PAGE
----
Whilst Kyoguchi is a rising star the same can't be said if Hisada, however the challenger has been on a rise of sorts the last few years. The 34 year old was once 8-4 in the pro ranks, and just 5 years ago he was 21-9-2 (11). Back then it seemed the best he would ever do would be to compete on the regional title scene. He has however turned his entire career around was a 13 fight winning run, claiming and defending the Japanese national title and scoring a number of solid wins. He avenged previous losses to Kenichi Horikawa, stopped former title challenger Atsushi Kakutani, and scored solid domestic wins over the likes of Shun Kosaka, Hayato Yamaguchi and Koki Ono. Of course those wins are well below world level, but they are still strong victories and evidence that Hisada has developed with age and is in great form.
In the ring Hisada is less of a destructive force than Kyoguchi, though has stopped 9 of his last 13, but is a fighter who hits solidly, knows his way around the ring and is a smart, crafty veteran. He's an aggressive fighter, who likes to apply pressure behind his footwork, has under-rated speed and movement, but is rather conservative in terms of output, realising it was more important to know when to punch rather than just punching.
When these two get in the ring we're expecting a great crowd reaction, sadly for Hisada that reaction won't help him cope with the pressure, power and physicality of Kyoguchi. Instead we suspect that Kyoguchi will get inside, will work the body of Hisada and will, eventually, wear down the challenger. Hisada can fight, and is very solid on the front foot, but if he gets pushed back, as we expect to see here, he tends to struggle. With Kyoguchi being a fantastic body puncher we think that it'll be the body work of the champion that does the damage and, eventually, leads to him stopping Hisada.
Prediction - TKO8 Kyoguchi
This coming Saturday isn't a huge day for Asian boxing, but there is stuff to get excited about, and for boxing fans in general the pick of the shows takes place in California.
That card has a trio of "world title bouts" on it, one of which will see Russian based Uzbek Batyr Akhmedov (7-0, 6) fighting for the WBA "regular" Light Welterweight title. The unbeaten Akhmedov takes on fellow unbeaten fighter Mario Barrios (24-0, 16), in what should be a very explosive contest between two hard hitting and fast improving fighters. Whilst the WBA "regular" title isn't really a world title, it does give us some great match ups and this one of those.
Akhmedov, also known as Batuhan Gozgec, was born in Uzbekistan, competed at the Olympics for Turkey and is based in Russia. He's a fighter with a mixed background, but a strong background all the same, having competed at the Rio games and been a very strong amateur with WSB experience as well. Although he was successful in the unpaid ranks his style always seemed like it would be better in the professional ranks, and that was seen when he began his professional career. In just his 4th professional bout he dominated the solid Ricky Sismundo and quickly added other notable wins over Ismael Barroso and Viktor Plotnikov. Those 3 wins alone helped secure him a high world ranking and got him in the world title mix.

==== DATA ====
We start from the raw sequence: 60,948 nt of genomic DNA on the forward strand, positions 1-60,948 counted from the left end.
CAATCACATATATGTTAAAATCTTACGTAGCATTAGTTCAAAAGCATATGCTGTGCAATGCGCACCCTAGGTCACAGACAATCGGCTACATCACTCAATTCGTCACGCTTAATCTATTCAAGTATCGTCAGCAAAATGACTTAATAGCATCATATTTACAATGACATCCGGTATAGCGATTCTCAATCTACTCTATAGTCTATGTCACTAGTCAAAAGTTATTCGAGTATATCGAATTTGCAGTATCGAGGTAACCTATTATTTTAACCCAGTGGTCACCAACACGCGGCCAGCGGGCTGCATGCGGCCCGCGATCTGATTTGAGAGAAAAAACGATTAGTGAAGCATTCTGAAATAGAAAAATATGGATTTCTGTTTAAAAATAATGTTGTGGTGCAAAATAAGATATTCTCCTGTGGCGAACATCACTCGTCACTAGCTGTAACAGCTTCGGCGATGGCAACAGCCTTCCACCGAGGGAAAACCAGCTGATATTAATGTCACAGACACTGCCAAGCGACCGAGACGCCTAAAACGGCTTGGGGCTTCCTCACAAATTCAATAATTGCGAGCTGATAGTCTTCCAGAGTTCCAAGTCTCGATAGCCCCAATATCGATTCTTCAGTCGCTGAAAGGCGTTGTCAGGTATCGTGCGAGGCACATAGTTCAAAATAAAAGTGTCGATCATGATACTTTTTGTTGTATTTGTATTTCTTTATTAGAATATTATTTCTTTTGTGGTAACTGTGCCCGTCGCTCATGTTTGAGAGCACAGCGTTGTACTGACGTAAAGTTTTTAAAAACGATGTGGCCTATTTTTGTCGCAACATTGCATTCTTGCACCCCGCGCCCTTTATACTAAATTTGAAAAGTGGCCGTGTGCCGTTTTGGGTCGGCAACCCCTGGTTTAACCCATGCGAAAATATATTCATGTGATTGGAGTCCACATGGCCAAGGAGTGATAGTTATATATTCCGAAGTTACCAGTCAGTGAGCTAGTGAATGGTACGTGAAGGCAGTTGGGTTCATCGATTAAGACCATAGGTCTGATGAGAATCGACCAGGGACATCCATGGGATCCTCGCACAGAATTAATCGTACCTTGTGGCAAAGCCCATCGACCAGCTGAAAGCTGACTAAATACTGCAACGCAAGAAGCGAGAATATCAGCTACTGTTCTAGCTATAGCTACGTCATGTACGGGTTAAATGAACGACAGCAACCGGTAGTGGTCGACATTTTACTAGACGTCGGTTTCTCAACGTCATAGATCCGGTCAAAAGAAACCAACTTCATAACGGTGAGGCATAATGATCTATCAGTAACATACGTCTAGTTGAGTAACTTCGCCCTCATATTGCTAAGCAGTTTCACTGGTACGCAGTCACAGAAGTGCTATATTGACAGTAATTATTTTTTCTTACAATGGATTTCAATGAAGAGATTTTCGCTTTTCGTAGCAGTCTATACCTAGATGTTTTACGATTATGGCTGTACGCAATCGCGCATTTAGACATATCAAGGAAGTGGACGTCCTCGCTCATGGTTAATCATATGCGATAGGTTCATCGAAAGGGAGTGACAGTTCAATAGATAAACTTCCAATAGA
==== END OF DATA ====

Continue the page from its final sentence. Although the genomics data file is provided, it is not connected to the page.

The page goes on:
In the ring Akhmedov is a hard hitting boxer-puncher, who has real spite on his shots. He's not the most defensively sound fighter, but he's also not someone who takes too many risks, until he feels he's softened his opponent up. Like many Easter European and Central Asian fighters he does have very solid amateur credentials, but also a bit of flair to his boxing, wanting to catch the eye of fans. When he gets someone hurt he really goes all out to take them out, and has brutal power in both hands. His main issues is when he does turn on the jets he does leave himself a bit open as he gets often left hand happy.
At 24 years old Barrios is just coming into his prime, but his career feels like it's been a slow burning one since his professional debut in 2013. The American showed some early promise, but was originally fighting at Bantawmeight. Since the early days his frame has filled out and he's become a strong and powerful Light Welterweight, settling at a weight that seems to be the best for him. At one point there was question marks about his power but since going through the weights and physically maturing. The development of his power has seen him scoring 8 straight stoppages, but his competition has, at times, been rather limited, under-sized or small. For Barrios the bout really is a huge step up.
Watching Barrios in action we can see how his frame suits the move up to 140lbs more than it did at the lower weights. He's a big kid, with a tall, rangy frame and adding muscle to that frame has certainly been best for his career. Even at 140lbs he looks big, and we do wonder how he made 122lbs. He's more patient than Akhmedov, and looks for openings, trying to to box himself into bouts. He's got quick hands, nice range and good power, though of course we've not seem him being caught by a legitimate 140lb puncher yet, and that is a big question he will need to answer here.
Barrios is certainly the more rounded, pure boxer, he's the one who will fight behind his jab, the one who will move and use the ring. Akhmedov however is a tank, he'll come forward, throw from some unusual angles and look to get his thunderous power into play early on. That power may turn out to be too much for Barrios, who really hasn't been caught by a legitimate power punching Light Welterweight.
We expect Barrios to start well, but sooner or later he will taste the power of Akhmedov, and from then on we suspect he'll be ground down by the Uzbek-Russian who will eventually get the stoppage, and secure the biggest win of his career.
Prediction - Akhmedov TKO9
The Minimumweight division has promised so much in recent years, yet has horribly under-delivered with no unification bouts and champions often facing lesser known challengers. There has been some great moments in the division over the last year or two, but the division hasn't managed to build on the action and excitement that Katsunari Takayama once gave us.